In the film, that potato – or actually box of potatoes – was among the rations sent by NASA to comfort the crew on Thanksgiving during a very long mission to Mars. After an accident, when the rest of the crew leaves him for dead, Watney has to generate calories as fast as he can. It’s a beautiful moment in the movie when he finds the potatoes. In a strange and scary world, Mark has found a box of old friends. They are the only living creatures on the planet besides Mark (and his own microbes), and they are fitting companions: earthy, comforting, resourceful, and perpetually underestimated. At this point in the movie, though, the feature he values most is their eyes. Continue reading
What is hairy, green, full of slime, and delicious covered in chocolate? It has to be okra, bhindi, gumbo, Abelmoschus esculentus, the edible parent of musk. Katherine explores okra structure, its kinship with chocolate, and especially its slippery nature. What’s not to like?
Okra flower with red fruit below
People often ask me about okra slime. Rarely do they ask for a good chocolate and okra recipe, which I will share unbidden. With or without the chocolate, though, okra is a tasty vegetable. The fruits can be fried, pickled, roasted, sautéed, and stewed. Young leaves are also edible, although I have never tried them and have no recipes. Okra fruits are low in calories and glycemic index and high in vitamin C, fiber, and minerals. The plant grows vigorously and quickly in hot climates, producing large and lovely cream colored flowers with red centers and imbricate petals. The bright green or rich burgundy young fruits are covered in soft hairs. When they are sliced raw, they look like intricate lace doilies. In stews, the slices look coarser, like wagon wheels. And yes, okra is slimy. And it is in the mallow family (Malvaceae), along with cotton, hibiscus, durian fruit, and chocolate. Continue reading
The story of the nightshades is usually told as a tale of European explorers, New World agriculturalists, and a wary bunch of Old World eaters. But what about the birds? And the goji berries? Jeanne and Katherine introduce you to the Solanaceae family and walk you through the botany to be observed while making ratatouille, the classic French collision of Eastern and Western nightshades.
Can you imagine Italian cuisine without tomatoes? The Irish without potatoes? Chinese cuisine without spicy, fruity chiles? Such was the case prior to the discovery of the New World nightshades (family Solanaceae) by sixteenth-century Spanish explorers. And they couldn’t help but run into them. Solanaceae is a huge family, with over 100 genera and nearly 2500 species, most of which are in Central and South America. Continue reading
Posted in Fruit, Recipes, Uncategorized, Vegetables
Tagged chile, eggplant, fruit structure, goji, ground cherry, Jeanne L. D. Osnas, Katherine Preston, nightshade, pepper, phylogeny, ratatouille, recipe, Solanaceae, tobacco, tomato
Corn silks are annoying, but they’re also amazing. The longest styles on the planet don’t make it easy for corn pollen to do its job. Gain new respect for your corn on the cob.
Corn plant. Tassels with male flowers on top, ears with exposed silks in the middle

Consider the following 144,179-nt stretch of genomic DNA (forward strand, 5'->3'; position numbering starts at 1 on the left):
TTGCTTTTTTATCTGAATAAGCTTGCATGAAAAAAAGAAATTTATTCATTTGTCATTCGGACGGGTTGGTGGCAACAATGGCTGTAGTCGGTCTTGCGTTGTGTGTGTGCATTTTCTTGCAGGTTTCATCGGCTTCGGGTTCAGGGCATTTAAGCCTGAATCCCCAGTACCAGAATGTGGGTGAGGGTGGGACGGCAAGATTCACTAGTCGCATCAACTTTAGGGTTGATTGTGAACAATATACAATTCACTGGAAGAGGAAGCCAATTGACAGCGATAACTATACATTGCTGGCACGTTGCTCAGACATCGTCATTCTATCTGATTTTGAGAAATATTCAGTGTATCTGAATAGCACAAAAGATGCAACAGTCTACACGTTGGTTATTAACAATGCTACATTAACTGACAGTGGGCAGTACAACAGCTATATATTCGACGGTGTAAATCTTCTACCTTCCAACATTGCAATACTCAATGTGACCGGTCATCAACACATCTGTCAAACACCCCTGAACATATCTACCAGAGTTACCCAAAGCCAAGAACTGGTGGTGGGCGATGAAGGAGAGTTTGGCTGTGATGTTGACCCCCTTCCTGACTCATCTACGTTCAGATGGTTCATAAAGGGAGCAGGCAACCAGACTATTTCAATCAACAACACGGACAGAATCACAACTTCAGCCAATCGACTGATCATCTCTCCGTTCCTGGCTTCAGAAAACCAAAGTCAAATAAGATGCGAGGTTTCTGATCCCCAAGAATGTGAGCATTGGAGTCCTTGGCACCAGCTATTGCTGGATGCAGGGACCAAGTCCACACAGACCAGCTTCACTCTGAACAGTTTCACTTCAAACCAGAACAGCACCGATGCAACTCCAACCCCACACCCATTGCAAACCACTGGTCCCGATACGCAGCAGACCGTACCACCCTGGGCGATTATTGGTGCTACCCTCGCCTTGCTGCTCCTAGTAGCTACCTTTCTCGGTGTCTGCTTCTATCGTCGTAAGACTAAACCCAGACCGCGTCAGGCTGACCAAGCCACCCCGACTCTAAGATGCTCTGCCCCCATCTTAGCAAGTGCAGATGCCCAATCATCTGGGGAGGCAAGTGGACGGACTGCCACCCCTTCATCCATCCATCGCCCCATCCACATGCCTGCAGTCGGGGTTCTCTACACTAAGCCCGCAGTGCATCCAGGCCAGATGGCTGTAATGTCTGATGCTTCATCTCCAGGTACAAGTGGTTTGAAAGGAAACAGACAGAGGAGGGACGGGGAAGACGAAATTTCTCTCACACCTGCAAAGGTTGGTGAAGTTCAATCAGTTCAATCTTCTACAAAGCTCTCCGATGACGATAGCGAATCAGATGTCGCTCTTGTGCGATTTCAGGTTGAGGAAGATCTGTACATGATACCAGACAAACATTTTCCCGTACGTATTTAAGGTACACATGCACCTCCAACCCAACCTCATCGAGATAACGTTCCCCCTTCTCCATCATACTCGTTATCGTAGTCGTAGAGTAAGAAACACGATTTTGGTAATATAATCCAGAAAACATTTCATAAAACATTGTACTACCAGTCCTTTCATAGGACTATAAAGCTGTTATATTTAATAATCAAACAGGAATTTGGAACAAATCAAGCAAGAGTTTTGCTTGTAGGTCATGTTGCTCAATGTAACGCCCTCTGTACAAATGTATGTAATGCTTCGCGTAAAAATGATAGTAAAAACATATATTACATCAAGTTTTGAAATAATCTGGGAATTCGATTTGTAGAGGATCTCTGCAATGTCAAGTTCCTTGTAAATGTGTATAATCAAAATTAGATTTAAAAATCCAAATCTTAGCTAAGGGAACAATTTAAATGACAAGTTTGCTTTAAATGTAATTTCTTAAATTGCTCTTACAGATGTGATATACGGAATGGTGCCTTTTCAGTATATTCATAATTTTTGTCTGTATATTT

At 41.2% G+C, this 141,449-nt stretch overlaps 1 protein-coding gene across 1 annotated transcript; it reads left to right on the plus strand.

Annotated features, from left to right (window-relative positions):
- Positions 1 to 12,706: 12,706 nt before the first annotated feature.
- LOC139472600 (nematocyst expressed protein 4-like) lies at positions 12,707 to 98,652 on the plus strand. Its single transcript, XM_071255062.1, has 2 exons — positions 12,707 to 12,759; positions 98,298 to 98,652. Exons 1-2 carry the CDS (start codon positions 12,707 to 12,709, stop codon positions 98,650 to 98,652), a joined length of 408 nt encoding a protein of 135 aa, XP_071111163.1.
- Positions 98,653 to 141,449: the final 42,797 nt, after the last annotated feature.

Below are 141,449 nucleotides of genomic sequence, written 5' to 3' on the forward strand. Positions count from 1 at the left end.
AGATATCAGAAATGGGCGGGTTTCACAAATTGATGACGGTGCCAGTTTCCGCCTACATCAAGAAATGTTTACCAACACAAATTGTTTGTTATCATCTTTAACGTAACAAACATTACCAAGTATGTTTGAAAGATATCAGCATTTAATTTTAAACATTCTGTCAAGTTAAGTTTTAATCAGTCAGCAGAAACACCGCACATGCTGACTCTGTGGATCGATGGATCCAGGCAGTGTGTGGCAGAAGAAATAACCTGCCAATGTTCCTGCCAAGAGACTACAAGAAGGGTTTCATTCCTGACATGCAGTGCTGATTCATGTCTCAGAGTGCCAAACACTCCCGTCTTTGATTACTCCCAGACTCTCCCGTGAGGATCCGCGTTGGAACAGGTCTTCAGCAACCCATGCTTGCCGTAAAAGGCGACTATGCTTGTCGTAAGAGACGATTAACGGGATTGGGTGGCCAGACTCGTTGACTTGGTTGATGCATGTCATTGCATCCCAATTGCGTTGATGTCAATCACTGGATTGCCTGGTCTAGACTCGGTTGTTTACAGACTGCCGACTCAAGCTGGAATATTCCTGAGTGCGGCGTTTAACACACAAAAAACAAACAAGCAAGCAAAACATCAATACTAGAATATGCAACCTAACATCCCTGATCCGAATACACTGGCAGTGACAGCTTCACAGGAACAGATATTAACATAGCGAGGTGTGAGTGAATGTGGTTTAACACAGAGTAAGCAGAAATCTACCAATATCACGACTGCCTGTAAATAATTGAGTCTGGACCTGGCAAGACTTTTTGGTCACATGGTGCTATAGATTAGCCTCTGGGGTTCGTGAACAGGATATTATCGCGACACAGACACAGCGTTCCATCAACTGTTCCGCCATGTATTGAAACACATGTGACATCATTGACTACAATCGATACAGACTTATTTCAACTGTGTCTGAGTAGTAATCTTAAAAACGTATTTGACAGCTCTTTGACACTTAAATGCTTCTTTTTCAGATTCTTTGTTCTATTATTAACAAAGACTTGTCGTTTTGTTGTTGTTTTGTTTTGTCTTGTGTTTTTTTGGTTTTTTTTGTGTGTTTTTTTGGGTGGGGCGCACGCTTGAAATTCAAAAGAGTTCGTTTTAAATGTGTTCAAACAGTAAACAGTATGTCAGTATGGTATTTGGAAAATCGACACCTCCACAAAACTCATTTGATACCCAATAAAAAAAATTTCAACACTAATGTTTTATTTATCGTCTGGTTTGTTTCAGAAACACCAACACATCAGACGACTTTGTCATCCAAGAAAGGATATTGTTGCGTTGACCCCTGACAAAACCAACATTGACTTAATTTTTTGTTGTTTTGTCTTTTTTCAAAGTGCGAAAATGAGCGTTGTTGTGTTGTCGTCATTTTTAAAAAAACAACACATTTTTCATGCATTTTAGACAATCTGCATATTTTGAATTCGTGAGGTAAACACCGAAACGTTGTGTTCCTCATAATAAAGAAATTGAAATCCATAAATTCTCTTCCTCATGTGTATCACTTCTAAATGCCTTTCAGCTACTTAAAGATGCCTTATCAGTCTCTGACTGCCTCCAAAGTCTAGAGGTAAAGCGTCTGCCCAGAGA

Fresh corn (Zea mays, Poeaceae) is a summertime treat. Shucking corn silks, though, can be a pain. Corn silks, however, are amazing, and maybe knowing why will ameliorate their annoyingness. Formally corn silks are the style, the part of the female flower that intercepts pollen. Female flowers of many species have a stigma, a sticky pad, atop their styles to intercept pollen, but corn silks are lined with sticky trichomes (like hairs) that essentially do the same thing. Corn silks are incredibly long styles. Can you think of another plant with a flower appendage that could rival it? I can’t. Continue reading
Posted in The basics, Uncategorized, Vegetables
Tagged corn, corn silk, fertilization, Jeanne L. D. Osnas, Poaceae, pollen, pollen tube, pollination, style, Zea mays
If artichokes are big balls of spiny bracts, then asparagus spears are telescoped rods with membranous scales. In this follow up post, Katherine takes on asparagus, both the tender and the tough, and explains why peeling can’t rescue a woody spear.
Asparagus is a hopeful spring vegetable. Asparagus aspires, breathes in the warming spring air, and optimistically pokes its nose up from the ground. Its tips are clusters of tiny developing branches, still packed tightly like an unexpanded telescope, containing all the potential of a season’s worth of growth. Except that we whack them and eat them before they can realize their audacious plant dreams. There’s no need to feel entirely bad about this, though. The spears stay alive for a while, stubbornly growing tougher until they are cooked or digested. Continue reading
Inspired by spring and the appearance of both artichokes and asparagus, Katherine explains artichoke morphology in the first of two posts about bracts and scales.
Artichokes don’t exactly look like food, and their name in English is homely and offputting. The scientific name is no better. Cynara cardunculus variety scolymus rolls off the tongue like a giant ball of tough spiny bracts. I’m not ready to call it an onomatopoeia, even though artichokes are giant balls of tough spiny bracts. And the word “bract,” on its own, is just flat-out ugly. But artichoke bracts have delicious meaty bases, and they protect the tender inner part of the bud which we call the heart, so I am a C. cardunculus var. scolymus bract fan. Continue reading